Fresh off the second World Series championship and first MVP award of his young career, Buster Posey is ready to enter an important section of his career: arbitration. The Giants catcher earned the Super Two designation, meaning 2013 is his first of four trips through the arbitration process.
Whenever a star-calibre player gets to arbitration, fans begin murmuring about potential long-term contract extensions, locking up the arb years and buying out some free agency years as well, staving off the inevitable crushing sadness of losing a homegrown talent to the free market. Grant Brisbee of McCovey Chronicles got that ball rolling yesterday, asking if now might be the time to get a deal done with Posey while stressing patience among his throng of loyal readers.
As the Buster Olney piece that sparked the McCovey Chronicles debate states in no uncertain terms: Buster Posey is a special talent and the Giants would be well-served to get him while he’s hot – and young. Talented as he is, might the Giants be reluctant to sign their future over to catcher?
The ageing curve of catchers is a tough nut to crack. The grueling nature of the role and the paucity of catchers who can both stick behind the plate and, you know, hit, make it difficult to get a sense of how Buster Posey will age. Injuries have their way with athletic catchers, grinding them to sawdust and evaporating their power and batspeed like a milkshake in the sun.
Brian McCann is a noteworthy comparison. While excellent, McCann isn’t quite as good a player as Buster Posey. He is, however, a player the Braves locked into a long contract almost immediately, buying up all five remaining years of team control and one of his free agent seasons after just one full big league season.
McCann rewarded the Braves with multiple seasons of excellent play, putting up more than 4 fWAR five times in six seasons before injuries slowed him in 2012, when he played in a career low number of games. Through their age 25 seasons, McCann and Posey’s numbers are awfully similar, with Posey posting a much higher in-play average but nearly identical walk rate, strikeout rate, and ISO.
McCann’s deal with Braves worked out very well for both sides as the Braves got what appears to be McCann’s peak years at a considerable discount while Brian McCann received more than $40 million after just one year in the big leagues. The future for the Braves and McCann is uncertain, as his mounting injuries could potentially scare the Braves away, not to mention the raise he is all but guaranteed by hitting free agency at the end of the year.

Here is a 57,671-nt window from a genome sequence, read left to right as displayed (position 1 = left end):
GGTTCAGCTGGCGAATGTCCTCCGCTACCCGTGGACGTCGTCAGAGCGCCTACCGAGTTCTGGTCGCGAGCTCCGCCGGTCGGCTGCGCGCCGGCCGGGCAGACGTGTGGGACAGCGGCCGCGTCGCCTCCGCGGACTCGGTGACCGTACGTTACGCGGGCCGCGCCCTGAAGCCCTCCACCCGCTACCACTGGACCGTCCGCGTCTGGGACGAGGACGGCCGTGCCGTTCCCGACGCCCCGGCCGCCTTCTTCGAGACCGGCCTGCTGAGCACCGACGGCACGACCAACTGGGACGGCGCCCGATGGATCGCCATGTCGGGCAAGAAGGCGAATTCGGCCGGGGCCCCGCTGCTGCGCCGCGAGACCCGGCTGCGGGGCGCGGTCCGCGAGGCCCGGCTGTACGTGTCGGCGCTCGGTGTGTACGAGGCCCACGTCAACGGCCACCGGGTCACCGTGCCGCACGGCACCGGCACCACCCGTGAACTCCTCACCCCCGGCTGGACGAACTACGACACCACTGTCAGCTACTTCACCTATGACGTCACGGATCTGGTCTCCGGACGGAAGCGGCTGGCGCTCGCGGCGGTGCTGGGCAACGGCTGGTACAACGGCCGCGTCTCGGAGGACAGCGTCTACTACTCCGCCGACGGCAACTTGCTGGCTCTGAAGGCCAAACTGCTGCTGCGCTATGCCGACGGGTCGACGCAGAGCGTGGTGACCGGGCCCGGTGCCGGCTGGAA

The Giants are in a similar situation with Posey. He is an elite talent playing a very difficult position. The next four years will cost the Giants, by Brisbee’s math, around $50 million through arbitration rewards alone. Should the Giants attempt to tack on a free agent year or two, the price will shoot up considerably.
For all his greatness, Buster Posey is still a player with only 1200 career plate appearances. In that time, he has shown himself to be one of the finest receivers in the game offensively. San Francisco smartly keeps his bat in the lineup while sparing his knees with playing time at first base, but the bulk of his value comes as a catcher.
Can Posey continue to post extremely high BABIP numbers as the miles pile up on the odometer? Very few catchers sustain Posey’s career .339 BABIP through their late twenties. The list of catchers who posted .320 BABIP and .200 ISO between age 26-30 is basically Mike Piazza and Ivan Rodriguez. That’s it.
With that in mind – is signing a catcher — any catcher — to a seven-year deal a good idea? As the McCovey Chronicles post states: there is no need to rush. The Giants have plenty of time to decide what to do with their generational talent, catcher or otherwise.
And the rest
The physics of a batted ball. Science killin’ it. [Baseball Prospectus]
Speaking of the Orioles, this is a picture tweeted out by the number one prospect, the number one prospect in baseball, Dylan Bundy. I don’t think he can wear regular jeans anymore.
— Dylan Bundy (@Dylan_Bundy) December 13, 2012